According to the Everest Task Mining Playbook, launched by Soroco, teams spend over 60 percent of their workday outside systems of record (SORs) by interacting with different applications, composing emails, executing tasks and processes, and entering data into custom applications. “This is a huge blindspot for enterprises,” says David.

“There are many terms out there, such as process mining, task discovery, process discovery, process intelligence, hybrid process mining, and process understanding. But if you distill through all these things, there are two sources of truth. One, you look at log files, which will tell you what your systems are doing. Then you need to look at the interaction dataset between how people interact with software. This will illuminate the dark side of the moon,” David adds. Scout work graph enables a culture of continuous improvement and provides granular visibility into how people experience work, thus driving changes through interaction data and delivering transformations at scale. 

Privacy is a core aspect of Scout work graph platform, which aggregates data to the level of a team and preserves the privacy of the end-user. “Privacy is important to us. A fundamental and non-negotiable property of the work graph is to preserve the privacy of every person. Users are anonymized, and PII is redacted at source,” says David. 

Toggling tax

According to Soroco, ‘toggling tax’ is a huge spend that most enterprises don’t realise. Take this, for instance: Recent research published in HBR suggests that users toggle 1,200 times between these disparate applications, spreadsheets, emails, and chat messages to collate data daily, thus losing 5-6 working weeks annually at work. With information siloed in apps, spreadsheets, emails, and documents, teams often end up duplicating each other’s work. This results in a 9 per cent loss of productivity every year within an enterprise.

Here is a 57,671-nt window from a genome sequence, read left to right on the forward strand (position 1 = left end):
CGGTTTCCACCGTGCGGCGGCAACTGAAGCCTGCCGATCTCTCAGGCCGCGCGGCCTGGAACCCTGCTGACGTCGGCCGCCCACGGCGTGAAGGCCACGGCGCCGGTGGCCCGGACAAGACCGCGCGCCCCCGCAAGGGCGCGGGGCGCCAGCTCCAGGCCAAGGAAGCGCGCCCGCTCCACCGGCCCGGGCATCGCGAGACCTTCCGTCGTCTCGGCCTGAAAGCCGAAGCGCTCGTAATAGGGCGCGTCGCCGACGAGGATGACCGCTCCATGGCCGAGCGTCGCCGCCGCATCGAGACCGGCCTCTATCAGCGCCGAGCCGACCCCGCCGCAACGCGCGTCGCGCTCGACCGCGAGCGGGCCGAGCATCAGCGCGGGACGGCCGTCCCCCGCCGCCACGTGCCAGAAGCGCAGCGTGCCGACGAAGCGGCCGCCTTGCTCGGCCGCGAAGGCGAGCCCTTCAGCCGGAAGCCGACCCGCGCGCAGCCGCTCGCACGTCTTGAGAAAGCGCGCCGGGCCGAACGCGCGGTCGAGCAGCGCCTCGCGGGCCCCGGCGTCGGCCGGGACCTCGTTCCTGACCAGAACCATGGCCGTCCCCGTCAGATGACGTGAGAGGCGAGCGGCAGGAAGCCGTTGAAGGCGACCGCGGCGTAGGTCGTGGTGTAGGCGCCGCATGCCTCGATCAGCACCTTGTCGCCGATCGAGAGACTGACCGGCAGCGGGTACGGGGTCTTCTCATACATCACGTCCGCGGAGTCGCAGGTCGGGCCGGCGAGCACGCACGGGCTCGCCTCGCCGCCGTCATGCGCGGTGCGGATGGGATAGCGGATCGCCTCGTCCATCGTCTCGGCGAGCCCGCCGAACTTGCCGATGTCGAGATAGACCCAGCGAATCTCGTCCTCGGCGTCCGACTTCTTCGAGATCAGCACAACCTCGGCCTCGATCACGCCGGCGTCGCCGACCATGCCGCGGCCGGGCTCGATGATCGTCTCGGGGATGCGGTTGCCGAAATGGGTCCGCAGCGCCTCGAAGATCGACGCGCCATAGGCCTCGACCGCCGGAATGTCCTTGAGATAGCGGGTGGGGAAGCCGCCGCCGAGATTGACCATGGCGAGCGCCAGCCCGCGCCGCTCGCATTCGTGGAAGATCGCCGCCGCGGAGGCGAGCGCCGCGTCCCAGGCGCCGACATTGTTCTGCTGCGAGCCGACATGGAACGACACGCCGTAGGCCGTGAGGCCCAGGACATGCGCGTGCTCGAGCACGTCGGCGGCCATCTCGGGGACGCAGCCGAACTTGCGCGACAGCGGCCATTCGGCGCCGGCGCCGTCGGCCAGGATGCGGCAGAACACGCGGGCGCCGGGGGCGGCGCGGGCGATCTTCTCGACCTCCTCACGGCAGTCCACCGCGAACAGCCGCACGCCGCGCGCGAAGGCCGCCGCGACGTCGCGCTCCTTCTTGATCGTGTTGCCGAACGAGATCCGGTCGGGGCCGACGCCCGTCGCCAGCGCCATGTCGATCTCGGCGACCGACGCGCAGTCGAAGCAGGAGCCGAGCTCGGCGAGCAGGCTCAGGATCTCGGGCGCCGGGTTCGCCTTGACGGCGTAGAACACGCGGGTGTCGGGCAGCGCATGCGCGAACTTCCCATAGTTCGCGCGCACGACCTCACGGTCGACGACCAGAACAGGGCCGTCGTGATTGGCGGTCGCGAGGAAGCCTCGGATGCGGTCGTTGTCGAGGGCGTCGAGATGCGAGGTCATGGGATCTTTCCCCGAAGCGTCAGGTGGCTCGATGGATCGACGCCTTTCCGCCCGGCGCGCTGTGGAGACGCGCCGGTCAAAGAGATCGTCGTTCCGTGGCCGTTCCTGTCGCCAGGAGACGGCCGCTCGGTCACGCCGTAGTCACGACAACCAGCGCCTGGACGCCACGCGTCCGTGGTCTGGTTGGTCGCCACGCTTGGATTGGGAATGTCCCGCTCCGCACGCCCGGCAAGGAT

This is a huge waste of human potential, apart from its large financial implication, which is not even ‘visible’ to the management. But why do people toggle? “Because applications don’t talk to each other,” says David. “This increased data fragmentation across multiple systems negatively impacts organisational outcomes and employee experience.” 

  • Rohan believes in transformative technology

    Rohan believes in transformative technology

The work graph requires zero IT integration. By weeding out complex integration cycles, enterprises can realise business value faster from interaction data and enhance the success rate of transformation programs. “Scout requires minimal integration with the existing tech landscape. Value is delivered at speed,” says David. 

Soroco was founded in 2014 by three techies – Rohan Narayana Murty (son of Infosys co-founder Narayana Murthy), Arjun Narayan and George Nychis. A deep tech company with operations across the US, Europe, the UK, Singapore and India, Soroco’s Scout platform is used by leading Fortune 500 companies worldwide. 

“At Soroco, we lay a lot of emphasis on partnerships. We look at it from three dimensions. If you look at services, partners – we started our partnership journey with them in 2022 and have signed up more than 70+ partners,” says David. 

“Our ambition is to create a fundamental tech that will have a global impact. We want Soroco’s Scout to be on every laptop and system in all the enterprises in the world,” says David. 

“We are on a mission to change the world with the work graph. One team at a time!” says David. Lighting up the Dark Side of the Moon is the way of doing it.